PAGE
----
2017 has been wonderful for me, both professionally and personally. And it was a year of many, maaany trips. Thinking about it, I’ve been to 13 countries only this year (yes, THIRTEEN!!), including 3 times in Italy and 4 countries for the first time: Uruguay, Argentina, Scotland and Ireland. It was more countries than months. Still, it was by far the most productive year of my PhD.

In 2015, I traveled every month of the year and in 2016, almost (only 1 month got away). This year was different: the vast majority of my trips was concentrated in the first semester, when most of the long weekends and spring/summer take place, but there were one or two trips per month. It was so much coming and going between January and August that I must confess that even I got a bit tired. 😀

JANUARY: Rio de Janeiro / Uruguay + Argentina

As always, I spent New Year’s in my beautiful city, Rio de Janeiro.
And, finding it absurd to have visited so many European countries but only Brazil in South America (and still, not even the whole country), I finally decided to change that. I traveled with my dad through Montevideo, Punta del Este and Colonia del Sacramento (in Uruguay) and, after crossing from one country to the other by ferry, Buenos Aires (in Argentina).

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Montevideo, Uruguay

FEBRUARY: Switzerland

My second time in Geneva and third in Switzerland, this time to celebrate the birthday of a dear friend, who even took me to eat lots of cheese and to visit CERN’s particle collision detector. I also visited Montreux, Vevey and Lausanne, which comprise French Switzerland, or Swiss Riviera. A gorgeous scenery with snow-covered mountain tops.

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French Switzerland

APRIL: Scotland / Ireland

Easter holiday exploring Scotland for the first time with a friend from the Master’s and a childhood friend from Rio who met us there. We visited Edinburgh and Glasgow and went on day trips to Loch Ness, the Highlands, Stirling, Loch Lomond and a whiskey distillery.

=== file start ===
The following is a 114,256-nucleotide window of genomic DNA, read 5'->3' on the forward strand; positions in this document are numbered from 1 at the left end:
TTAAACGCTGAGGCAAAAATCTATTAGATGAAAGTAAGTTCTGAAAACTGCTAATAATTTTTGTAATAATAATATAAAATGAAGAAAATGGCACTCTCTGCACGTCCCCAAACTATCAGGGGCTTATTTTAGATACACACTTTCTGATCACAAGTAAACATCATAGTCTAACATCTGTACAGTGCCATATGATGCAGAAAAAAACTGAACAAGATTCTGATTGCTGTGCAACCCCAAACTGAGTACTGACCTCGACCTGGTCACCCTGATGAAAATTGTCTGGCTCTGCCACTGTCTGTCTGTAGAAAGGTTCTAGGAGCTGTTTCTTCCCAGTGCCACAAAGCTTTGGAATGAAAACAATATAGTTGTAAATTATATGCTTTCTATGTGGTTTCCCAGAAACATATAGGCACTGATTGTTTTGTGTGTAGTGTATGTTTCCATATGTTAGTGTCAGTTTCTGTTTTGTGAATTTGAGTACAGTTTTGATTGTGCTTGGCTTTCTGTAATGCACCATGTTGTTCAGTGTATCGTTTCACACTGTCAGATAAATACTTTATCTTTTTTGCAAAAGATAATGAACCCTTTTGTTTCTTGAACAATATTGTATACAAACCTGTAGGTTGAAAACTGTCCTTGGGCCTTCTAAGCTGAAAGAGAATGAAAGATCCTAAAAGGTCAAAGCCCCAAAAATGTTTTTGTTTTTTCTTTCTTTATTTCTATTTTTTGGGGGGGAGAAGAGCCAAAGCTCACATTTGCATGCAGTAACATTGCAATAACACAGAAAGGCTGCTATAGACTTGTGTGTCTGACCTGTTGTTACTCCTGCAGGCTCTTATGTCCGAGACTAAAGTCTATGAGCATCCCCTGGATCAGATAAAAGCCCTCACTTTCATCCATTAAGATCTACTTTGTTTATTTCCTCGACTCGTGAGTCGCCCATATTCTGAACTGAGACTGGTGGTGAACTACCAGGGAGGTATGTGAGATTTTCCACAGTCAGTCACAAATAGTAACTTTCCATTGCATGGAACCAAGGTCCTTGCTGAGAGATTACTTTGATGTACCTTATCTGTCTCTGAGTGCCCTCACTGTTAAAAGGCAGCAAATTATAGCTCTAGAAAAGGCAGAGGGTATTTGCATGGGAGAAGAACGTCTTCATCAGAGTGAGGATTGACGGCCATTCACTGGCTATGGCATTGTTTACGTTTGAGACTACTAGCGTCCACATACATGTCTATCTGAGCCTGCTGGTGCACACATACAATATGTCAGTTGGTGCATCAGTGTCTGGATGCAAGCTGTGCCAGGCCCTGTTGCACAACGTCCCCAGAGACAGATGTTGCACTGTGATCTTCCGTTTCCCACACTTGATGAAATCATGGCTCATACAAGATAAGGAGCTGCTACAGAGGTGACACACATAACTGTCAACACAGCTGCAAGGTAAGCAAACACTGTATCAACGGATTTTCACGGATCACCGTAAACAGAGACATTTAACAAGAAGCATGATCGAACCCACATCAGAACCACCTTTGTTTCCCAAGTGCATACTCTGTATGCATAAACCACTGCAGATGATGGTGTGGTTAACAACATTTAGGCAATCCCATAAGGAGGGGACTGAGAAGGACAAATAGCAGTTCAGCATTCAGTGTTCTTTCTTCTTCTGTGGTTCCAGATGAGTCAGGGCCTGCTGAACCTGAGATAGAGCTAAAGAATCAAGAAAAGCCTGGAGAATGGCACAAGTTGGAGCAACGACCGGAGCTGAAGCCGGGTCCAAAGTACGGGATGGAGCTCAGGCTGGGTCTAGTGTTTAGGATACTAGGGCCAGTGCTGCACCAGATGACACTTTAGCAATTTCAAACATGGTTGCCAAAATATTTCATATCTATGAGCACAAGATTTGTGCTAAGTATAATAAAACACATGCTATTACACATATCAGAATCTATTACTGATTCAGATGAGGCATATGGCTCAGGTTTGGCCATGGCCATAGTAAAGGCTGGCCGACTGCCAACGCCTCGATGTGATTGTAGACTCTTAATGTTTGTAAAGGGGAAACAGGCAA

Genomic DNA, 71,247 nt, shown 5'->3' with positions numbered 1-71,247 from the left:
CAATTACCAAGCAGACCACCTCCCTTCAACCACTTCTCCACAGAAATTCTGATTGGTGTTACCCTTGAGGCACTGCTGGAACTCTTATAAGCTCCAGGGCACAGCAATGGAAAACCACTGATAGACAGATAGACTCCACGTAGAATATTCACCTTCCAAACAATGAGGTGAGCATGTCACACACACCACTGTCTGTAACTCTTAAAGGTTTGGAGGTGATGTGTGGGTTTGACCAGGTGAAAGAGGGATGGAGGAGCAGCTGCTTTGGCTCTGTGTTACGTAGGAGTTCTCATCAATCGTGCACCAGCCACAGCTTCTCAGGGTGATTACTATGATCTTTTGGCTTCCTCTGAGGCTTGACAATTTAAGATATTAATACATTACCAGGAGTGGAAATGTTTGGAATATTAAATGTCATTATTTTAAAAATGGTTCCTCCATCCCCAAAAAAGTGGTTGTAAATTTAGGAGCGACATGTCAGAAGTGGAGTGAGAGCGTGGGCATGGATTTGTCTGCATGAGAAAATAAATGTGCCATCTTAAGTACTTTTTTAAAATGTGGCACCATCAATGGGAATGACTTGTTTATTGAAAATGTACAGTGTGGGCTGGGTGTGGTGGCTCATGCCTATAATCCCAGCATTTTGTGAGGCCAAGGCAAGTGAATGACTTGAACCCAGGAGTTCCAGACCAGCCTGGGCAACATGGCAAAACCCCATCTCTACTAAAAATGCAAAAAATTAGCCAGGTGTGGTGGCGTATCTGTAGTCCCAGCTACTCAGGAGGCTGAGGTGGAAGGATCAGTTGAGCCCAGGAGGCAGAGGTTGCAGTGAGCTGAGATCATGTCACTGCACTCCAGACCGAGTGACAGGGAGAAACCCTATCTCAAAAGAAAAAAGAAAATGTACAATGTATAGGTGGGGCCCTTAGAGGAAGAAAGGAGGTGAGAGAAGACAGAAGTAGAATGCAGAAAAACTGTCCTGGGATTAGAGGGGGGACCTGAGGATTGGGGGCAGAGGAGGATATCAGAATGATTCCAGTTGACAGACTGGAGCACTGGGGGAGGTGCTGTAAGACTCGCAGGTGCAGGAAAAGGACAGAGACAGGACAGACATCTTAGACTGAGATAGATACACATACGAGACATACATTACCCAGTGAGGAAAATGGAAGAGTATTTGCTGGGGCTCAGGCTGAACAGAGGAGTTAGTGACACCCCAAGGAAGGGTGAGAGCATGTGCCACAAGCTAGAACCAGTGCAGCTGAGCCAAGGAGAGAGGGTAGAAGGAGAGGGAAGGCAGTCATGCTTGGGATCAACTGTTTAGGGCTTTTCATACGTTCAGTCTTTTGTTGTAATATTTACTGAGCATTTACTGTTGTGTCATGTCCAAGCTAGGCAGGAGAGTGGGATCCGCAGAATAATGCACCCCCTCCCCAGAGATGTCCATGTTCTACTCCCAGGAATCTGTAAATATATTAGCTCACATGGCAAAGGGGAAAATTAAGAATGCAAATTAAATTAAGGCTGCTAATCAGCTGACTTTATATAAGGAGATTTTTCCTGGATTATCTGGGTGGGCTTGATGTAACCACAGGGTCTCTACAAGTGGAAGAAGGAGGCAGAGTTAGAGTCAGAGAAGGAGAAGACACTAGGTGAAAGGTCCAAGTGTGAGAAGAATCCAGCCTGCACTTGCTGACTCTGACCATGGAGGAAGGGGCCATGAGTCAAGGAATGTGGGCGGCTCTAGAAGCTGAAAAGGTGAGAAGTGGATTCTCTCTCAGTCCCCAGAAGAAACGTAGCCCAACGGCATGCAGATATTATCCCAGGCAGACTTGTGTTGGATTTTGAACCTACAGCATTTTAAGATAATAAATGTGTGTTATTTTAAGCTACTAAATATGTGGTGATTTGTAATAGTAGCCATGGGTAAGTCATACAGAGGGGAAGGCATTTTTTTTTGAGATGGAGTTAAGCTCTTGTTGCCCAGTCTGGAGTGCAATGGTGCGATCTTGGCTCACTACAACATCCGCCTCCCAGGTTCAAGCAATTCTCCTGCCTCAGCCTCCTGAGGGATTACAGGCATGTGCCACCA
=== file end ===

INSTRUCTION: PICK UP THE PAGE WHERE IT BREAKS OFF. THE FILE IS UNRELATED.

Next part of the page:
And I visited my 27th country, Ireland, on my 27th birthday, over the long weekend of Labor Day. I stayed with a friend from the Master’s who was an amazing hostess. I visited Dublin and went on trips to the Cliffs of Moher and Howth and the Galway Bay. Despite Scotland and Ireland’s  reputation of being quite rainy, those were beautiful and sunny spring days!

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Cliffs of Moher, Ireland

MAY: Alicante (Spain) / Turin + Cinque Terre + Pisa (Italy)

No time to catch a breath: the next day I arrived from Dublin I flew to Alicante for a conference for Neuroscience PhD students. The resort where it took place, by the beach, the presence of friends, and the hot and sunny weather made it seem as if it was purely a leisure trip.

At the end of May, I went to Italy with my best friend. He wanted to visit Turin (a Juventus fan!) and I, Cinque Terre: the 5 villages by the sea, with beautiful colorful houses on cliffs. So we did both! And even Pisa too, since it was so close by. Such stunning sights!! Amongst my trips in 2017, this one gets the award of best destination.

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Manarola (Cinque Terre), Italy

JUNE: Paris / Amsterdam

My third time in Paris, visiting a friend from Rio de Janeiro over the weekend, in the heat of summer (and how warm indeed!). We visited what was missing for both of us two to see around there: the Palace of Versailles.